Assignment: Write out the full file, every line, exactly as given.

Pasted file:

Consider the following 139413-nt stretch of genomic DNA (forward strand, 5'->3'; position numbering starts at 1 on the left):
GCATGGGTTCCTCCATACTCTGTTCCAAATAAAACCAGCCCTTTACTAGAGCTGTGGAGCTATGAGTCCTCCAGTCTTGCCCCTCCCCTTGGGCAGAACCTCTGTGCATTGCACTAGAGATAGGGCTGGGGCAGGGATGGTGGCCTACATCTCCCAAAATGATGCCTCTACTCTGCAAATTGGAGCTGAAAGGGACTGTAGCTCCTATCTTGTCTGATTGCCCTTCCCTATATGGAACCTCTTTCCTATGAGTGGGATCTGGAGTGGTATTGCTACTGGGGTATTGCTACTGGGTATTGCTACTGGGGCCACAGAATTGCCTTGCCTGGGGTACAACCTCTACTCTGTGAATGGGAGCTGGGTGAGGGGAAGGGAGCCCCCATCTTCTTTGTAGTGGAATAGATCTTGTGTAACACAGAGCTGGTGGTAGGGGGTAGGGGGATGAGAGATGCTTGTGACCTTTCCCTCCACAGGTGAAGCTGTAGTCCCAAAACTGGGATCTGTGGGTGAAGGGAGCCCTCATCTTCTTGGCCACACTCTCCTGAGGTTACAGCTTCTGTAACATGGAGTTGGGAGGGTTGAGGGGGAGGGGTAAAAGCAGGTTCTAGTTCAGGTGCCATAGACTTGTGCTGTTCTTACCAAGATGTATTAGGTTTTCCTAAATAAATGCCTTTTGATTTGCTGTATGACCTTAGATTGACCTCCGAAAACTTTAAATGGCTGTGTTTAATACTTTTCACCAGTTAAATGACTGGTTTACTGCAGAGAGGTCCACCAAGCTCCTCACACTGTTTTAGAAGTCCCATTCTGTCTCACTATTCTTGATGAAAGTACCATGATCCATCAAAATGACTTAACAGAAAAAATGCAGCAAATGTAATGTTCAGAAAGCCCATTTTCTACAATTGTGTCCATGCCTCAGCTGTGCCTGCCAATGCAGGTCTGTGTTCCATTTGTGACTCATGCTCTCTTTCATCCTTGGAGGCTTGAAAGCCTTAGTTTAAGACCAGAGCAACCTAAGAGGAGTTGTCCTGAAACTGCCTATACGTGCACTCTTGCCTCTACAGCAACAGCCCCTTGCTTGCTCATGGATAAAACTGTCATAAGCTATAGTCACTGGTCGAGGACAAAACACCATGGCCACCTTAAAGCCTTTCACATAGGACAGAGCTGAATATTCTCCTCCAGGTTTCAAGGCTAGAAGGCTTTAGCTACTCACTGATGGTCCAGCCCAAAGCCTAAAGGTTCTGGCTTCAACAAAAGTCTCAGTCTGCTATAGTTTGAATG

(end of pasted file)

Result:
Consider the following 139413-nt stretch of genomic DNA (forward strand, 5'->3'; position numbering starts at 1 on the left):
GCATGGGTTCCTCCATACTCTGTTCCAAATAAAACCAGCCCTTTACTAGAGCTGTGGAGCTATGAGTCCTCCAGTCTTGCCCCTCCCCTTGGGCAGAACCTCTGTGCATTGCACTAGAGATAGGGCTGGGGCAGGGATGGTGGCCTACATCTCCCAAAATGATGCCTCTACTCTGCAAATTGGAGCTGAAAGGGACTGTAGCTCCTATCTTGTCTGATTGCCCTTCCCTATATGGAACCTCTTTCCTATGAGTGGGATCTGGAGTGGTATTGCTACTGGGGTATTGCTACTGGGTATTGCTACTGGGGCCACAGAATTGCCTTGCCTGGGGTACAACCTCTACTCTGTGAATGGGAGCTGGGTGAGGGGAAGGGAGCCCCCATCTTCTTTGTAGTGGAATAGATCTTGTGTAACACAGAGCTGGTGGTAGGGGGTAGGGGGATGAGAGATGCTTGTGACCTTTCCCTCCACAGGTGAAGCTGTAGTCCCAAAACTGGGATCTGTGGGTGAAGGGAGCCCTCATCTTCTTGGCCACACTCTCCTGAGGTTACAGCTTCTGTAACATGGAGTTGGGAGGGTTGAGGGGGAGGGGTAAAAGCAGGTTCTAGTTCAGGTGCCATAGACTTGTGCTGTTCTTACCAAGATGTATTAGGTTTTCCTAAATAAATGCCTTTTGATTTGCTGTATGACCTTAGATTGACCTCCGAAAACTTTAAATGGCTGTGTTTAATACTTTTCACCAGTTAAATGACTGGTTTACTGCAGAGAGGTCCACCAAGCTCCTCACACTGTTTTAGAAGTCCCATTCTGTCTCACTATTCTTGATGAAAGTACCATGATCCATCAAAATGACTTAACAGAAAAAATGCAGCAAATGTAATGTTCAGAAAGCCCATTTTCTACAATTGTGTCCATGCCTCAGCTGTGCCTGCCAATGCAGGTCTGTGTTCCATTTGTGACTCATGCTCTCTTTCATCCTTGGAGGCTTGAAAGCCTTAGTTTAAGACCAGAGCAACCTAAGAGGAGTTGTCCTGAAACTGCCTATACGTGCACTCTTGCCTCTACAGCAACAGCCCCTTGCTTGCTCATGGATAAAACTGTCATAAGCTATAGTCACTGGTCGAGGACAAAACACCATGGCCACCTTAAAGCCTTTCACATAGGACAGAGCTGAATATTCTCCTCCAGGTTTCAAGGCTAGAAGGCTTTAGCTACTCACTGATGGTCCAGCCCAAAGCCTAAAGGTTCTGGCTTCAACAAAAGTCTCAGTCTGCTATAGTTTGAATG